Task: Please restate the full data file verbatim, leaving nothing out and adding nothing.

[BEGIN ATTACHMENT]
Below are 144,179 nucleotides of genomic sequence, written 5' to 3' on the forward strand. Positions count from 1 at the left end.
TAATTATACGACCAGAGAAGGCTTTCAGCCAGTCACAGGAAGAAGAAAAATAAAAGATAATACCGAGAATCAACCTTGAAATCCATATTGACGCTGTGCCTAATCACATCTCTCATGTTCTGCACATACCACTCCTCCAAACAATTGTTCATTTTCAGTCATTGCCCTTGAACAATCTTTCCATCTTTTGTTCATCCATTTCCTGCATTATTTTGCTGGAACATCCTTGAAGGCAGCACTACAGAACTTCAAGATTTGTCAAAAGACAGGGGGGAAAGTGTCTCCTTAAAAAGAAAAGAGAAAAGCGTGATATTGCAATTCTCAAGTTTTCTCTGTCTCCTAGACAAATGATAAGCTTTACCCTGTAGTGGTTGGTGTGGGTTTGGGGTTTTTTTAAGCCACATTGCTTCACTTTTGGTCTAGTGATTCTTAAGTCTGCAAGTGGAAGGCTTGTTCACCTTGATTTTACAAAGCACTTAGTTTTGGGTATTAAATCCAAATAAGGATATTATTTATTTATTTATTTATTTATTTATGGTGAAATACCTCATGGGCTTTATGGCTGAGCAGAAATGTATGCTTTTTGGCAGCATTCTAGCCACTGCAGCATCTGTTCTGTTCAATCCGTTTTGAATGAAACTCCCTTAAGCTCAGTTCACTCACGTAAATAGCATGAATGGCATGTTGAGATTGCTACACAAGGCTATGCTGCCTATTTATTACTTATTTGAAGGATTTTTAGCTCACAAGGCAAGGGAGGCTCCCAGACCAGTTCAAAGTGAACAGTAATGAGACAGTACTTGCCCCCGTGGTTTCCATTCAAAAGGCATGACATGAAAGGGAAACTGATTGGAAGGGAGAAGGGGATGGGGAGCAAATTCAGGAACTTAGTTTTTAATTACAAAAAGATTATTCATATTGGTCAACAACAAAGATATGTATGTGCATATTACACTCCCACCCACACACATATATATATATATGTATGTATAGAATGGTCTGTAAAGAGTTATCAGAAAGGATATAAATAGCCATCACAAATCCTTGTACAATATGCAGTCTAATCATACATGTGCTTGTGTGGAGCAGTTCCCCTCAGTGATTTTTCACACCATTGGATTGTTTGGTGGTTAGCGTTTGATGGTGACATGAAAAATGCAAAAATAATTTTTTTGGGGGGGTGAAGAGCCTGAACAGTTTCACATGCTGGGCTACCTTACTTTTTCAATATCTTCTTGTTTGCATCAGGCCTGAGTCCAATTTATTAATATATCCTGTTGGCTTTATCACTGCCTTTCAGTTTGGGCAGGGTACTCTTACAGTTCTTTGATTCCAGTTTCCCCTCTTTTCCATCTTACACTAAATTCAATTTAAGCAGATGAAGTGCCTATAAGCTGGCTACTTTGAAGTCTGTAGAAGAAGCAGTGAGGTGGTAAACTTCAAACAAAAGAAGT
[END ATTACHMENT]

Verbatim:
Below are 144,179 nucleotides of genomic sequence, written 5' to 3' on the forward strand. Positions count from 1 at the left end.
TAATTATACGACCAGAGAAGGCTTTCAGCCAGTCACAGGAAGAAGAAAAATAAAAGATAATACCGAGAATCAACCTTGAAATCCATATTGACGCTGTGCCTAATCACATCTCTCATGTTCTGCACATACCACTCCTCCAAACAATTGTTCATTTTCAGTCATTGCCCTTGAACAATCTTTCCATCTTTTGTTCATCCATTTCCTGCATTATTTTGCTGGAACATCCTTGAAGGCAGCACTACAGAACTTCAAGATTTGTCAAAAGACAGGGGGGAAAGTGTCTCCTTAAAAAGAAAAGAGAAAAGCGTGATATTGCAATTCTCAAGTTTTCTCTGTCTCCTAGACAAATGATAAGCTTTACCCTGTAGTGGTTGGTGTGGGTTTGGGGTTTTTTTAAGCCACATTGCTTCACTTTTGGTCTAGTGATTCTTAAGTCTGCAAGTGGAAGGCTTGTTCACCTTGATTTTACAAAGCACTTAGTTTTGGGTATTAAATCCAAATAAGGATATTATTTATTTATTTATTTATTTATTTATGGTGAAATACCTCATGGGCTTTATGGCTGAGCAGAAATGTATGCTTTTTGGCAGCATTCTAGCCACTGCAGCATCTGTTCTGTTCAATCCGTTTTGAATGAAACTCCCTTAAGCTCAGTTCACTCACGTAAATAGCATGAATGGCATGTTGAGATTGCTACACAAGGCTATGCTGCCTATTTATTACTTATTTGAAGGATTTTTAGCTCACAAGGCAAGGGAGGCTCCCAGACCAGTTCAAAGTGAACAGTAATGAGACAGTACTTGCCCCCGTGGTTTCCATTCAAAAGGCATGACATGAAAGGGAAACTGATTGGAAGGGAGAAGGGGATGGGGAGCAAATTCAGGAACTTAGTTTTTAATTACAAAAAGATTATTCATATTGGTCAACAACAAAGATATGTATGTGCATATTACACTCCCACCCACACACATATATATATATATGTATGTATAGAATGGTCTGTAAAGAGTTATCAGAAAGGATATAAATAGCCATCACAAATCCTTGTACAATATGCAGTCTAATCATACATGTGCTTGTGTGGAGCAGTTCCCCTCAGTGATTTTTCACACCATTGGATTGTTTGGTGGTTAGCGTTTGATGGTGACATGAAAAATGCAAAAATAATTTTTTTGGGGGGGTGAAGAGCCTGAACAGTTTCACATGCTGGGCTACCTTACTTTTTCAATATCTTCTTGTTTGCATCAGGCCTGAGTCCAATTTATTAATATATCCTGTTGGCTTTATCACTGCCTTTCAGTTTGGGCAGGGTACTCTTACAGTTCTTTGATTCCAGTTTCCCCTCTTTTCCATCTTACACTAAATTCAATTTAAGCAGATGAAGTGCCTATAAGCTGGCTACTTTGAAGTCTGTAGAAGAAGCAGTGAGGTGGTAAACTTCAAACAAAAGAAGT